The two-years of community college would be devastating to higher education, particularly to Christian schools. But, you might ask, wouldn’t this create a bigger pool of students who would transfer into 4-year colleges and universities to finish their degrees? The first two years are when college students take the core curriculum. In Christian colleges, this includes their Bible and theology courses. In high-quality liberal arts colleges, this also includes courses in great books, history, logic, math, and science, all of which develop not only students’ knowledge but their ability to think deeply and express their ideas effectively. By cutting out the first two years–which would be taken up with generic and usually leftist community college courses–liberal education, including Christian education, would be crippled. Yes, students could still sign up for the entire four years, but the prospect of two free years would be hard to pass up, especially for average or lower income students. Colleges, even universities, including the left-leaning prestige institutions, would be reduced to job-training finishing schools.
And after finally graduating from all of this public education, our dependency on the government continues. “Income supplements and generous work force training programs,” to quote again the Times story, “would keep the government present in many adult lives.” That government presence would follow us into our graves.
There was a time when being dependent on the government–that is, being “on welfare”–was embarrassing, even shameful. Such programs were designed as “safety nets,” providing help for people who went through hard times, who, to continue the circus metaphor, fell off of the tightropes and the trapeze of life.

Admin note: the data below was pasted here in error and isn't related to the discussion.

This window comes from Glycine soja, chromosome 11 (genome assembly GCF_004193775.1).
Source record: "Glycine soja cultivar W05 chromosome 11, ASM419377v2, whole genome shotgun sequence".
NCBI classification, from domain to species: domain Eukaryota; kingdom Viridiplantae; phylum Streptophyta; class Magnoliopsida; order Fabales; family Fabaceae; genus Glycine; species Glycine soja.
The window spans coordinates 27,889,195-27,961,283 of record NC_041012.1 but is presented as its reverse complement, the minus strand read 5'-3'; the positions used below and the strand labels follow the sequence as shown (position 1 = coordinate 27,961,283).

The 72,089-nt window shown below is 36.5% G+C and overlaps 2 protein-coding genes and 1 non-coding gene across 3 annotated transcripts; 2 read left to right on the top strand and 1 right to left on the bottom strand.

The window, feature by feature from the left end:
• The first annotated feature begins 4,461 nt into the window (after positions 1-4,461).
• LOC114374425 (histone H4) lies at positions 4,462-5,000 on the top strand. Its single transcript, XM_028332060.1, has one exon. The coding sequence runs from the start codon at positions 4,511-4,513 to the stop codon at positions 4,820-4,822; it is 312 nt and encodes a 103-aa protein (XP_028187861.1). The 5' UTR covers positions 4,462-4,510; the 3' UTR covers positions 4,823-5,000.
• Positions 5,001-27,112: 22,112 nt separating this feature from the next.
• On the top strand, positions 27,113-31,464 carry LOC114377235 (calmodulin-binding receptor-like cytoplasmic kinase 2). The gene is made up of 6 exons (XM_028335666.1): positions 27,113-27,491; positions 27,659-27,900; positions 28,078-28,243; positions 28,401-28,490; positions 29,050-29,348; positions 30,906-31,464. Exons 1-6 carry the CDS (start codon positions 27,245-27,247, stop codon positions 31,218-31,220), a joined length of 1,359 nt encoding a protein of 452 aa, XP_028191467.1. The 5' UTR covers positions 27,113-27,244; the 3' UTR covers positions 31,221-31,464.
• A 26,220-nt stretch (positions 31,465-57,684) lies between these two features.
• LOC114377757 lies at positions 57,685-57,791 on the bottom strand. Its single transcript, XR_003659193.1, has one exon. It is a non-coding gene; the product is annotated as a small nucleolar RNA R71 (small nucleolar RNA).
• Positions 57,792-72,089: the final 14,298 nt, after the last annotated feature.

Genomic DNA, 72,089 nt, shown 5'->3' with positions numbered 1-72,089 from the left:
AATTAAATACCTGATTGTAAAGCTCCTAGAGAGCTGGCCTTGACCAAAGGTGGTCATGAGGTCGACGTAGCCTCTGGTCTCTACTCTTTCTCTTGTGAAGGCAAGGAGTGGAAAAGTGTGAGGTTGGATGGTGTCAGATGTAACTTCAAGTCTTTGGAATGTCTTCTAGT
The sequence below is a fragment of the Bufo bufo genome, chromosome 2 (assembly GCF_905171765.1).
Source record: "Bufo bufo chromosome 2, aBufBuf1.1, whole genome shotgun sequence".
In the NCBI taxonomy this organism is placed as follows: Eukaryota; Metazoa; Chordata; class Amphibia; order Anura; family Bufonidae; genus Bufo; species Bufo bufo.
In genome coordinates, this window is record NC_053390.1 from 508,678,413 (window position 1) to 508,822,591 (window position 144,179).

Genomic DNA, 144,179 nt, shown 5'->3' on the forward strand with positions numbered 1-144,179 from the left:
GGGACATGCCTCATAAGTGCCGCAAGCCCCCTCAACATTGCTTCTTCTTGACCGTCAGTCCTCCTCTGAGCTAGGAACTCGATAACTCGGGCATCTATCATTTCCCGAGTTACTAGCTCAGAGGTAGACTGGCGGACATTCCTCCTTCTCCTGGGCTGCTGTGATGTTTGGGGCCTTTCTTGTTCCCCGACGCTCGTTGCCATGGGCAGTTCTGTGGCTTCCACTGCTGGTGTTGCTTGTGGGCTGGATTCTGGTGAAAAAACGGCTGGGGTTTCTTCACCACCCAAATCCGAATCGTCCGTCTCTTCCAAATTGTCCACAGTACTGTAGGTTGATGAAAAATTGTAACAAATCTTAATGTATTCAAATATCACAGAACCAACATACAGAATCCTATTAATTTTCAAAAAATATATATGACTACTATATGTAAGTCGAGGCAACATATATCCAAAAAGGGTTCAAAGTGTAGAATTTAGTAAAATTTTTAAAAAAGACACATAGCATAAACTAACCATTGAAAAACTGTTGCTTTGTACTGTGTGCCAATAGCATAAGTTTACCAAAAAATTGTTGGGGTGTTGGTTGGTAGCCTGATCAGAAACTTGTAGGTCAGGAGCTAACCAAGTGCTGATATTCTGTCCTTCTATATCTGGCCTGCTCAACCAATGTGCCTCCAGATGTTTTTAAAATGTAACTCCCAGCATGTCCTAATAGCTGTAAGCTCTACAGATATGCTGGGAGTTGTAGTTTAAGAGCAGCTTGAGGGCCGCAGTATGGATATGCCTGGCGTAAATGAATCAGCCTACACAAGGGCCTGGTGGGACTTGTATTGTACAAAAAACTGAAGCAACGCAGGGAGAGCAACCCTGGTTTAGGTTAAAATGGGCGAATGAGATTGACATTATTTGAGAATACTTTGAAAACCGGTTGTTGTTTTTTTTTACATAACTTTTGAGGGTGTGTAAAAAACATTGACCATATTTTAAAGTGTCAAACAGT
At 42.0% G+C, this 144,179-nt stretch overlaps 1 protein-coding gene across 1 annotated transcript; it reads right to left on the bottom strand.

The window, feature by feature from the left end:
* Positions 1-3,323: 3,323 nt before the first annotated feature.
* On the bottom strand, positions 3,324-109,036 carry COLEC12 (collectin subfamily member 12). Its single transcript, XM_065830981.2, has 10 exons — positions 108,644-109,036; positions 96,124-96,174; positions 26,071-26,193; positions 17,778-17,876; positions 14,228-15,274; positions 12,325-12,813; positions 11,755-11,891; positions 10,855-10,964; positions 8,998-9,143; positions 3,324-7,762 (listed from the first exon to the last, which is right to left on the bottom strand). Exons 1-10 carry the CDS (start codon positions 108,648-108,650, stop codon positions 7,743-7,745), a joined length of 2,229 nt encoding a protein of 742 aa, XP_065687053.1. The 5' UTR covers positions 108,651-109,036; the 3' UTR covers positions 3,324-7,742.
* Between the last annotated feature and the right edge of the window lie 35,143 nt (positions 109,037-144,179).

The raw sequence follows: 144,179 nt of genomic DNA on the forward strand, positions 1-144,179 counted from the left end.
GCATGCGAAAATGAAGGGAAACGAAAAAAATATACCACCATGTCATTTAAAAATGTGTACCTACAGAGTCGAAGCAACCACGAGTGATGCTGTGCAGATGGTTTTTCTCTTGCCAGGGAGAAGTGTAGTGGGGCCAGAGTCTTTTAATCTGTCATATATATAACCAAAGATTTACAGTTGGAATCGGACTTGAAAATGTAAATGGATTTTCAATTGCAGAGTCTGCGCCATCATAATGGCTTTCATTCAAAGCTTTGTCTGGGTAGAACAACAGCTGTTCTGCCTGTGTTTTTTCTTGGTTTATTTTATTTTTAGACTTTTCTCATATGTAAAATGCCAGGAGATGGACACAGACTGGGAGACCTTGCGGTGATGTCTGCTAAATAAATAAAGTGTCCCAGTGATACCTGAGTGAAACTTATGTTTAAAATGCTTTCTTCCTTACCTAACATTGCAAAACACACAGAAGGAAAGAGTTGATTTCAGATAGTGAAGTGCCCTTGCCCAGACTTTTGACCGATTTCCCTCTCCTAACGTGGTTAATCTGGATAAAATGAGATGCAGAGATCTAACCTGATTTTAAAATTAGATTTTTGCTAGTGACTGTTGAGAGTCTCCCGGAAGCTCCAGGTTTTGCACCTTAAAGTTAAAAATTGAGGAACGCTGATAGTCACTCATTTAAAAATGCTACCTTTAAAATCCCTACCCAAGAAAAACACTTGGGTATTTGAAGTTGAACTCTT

But if everyone is on welfare, the stigma is removed. Crowding everyone into the safety nets and keeping them there keeps anyone from falling, but it also means that no one is on the trapeze. (OK, I will drop the circus metaphor.)
At any rate, the social infrastructure bill will mean fundamental, revolutionary changes to American society, including marginalizing the family and drastically expanding the power and reach of the government. It would allow the government to reach into the most personal areas of our lives and would make us all utterly dependent on the federal government and its bureaucracy. It turns the United States of America into a welfare state.
Do we really want this? To be sure, some people do. Is it really a good idea? Has the government shown itself competent in its current functions? Does its current performance bode well for expanding its role by having it take care of us “from cradle to grave”?
Shouldn’t we at least debate these specifics? Did you even know what they are? There are many more that would be “transformative” of the American economy, our energy use, and other aspects of our daily lives. Shouldn’t we investigate the unintended consequences of such a revolutionary makeover of American society?
Illustration: Album cover of Greetings from the Welfare State: A Compilation of the Best of British Punk Rock via Amazon.com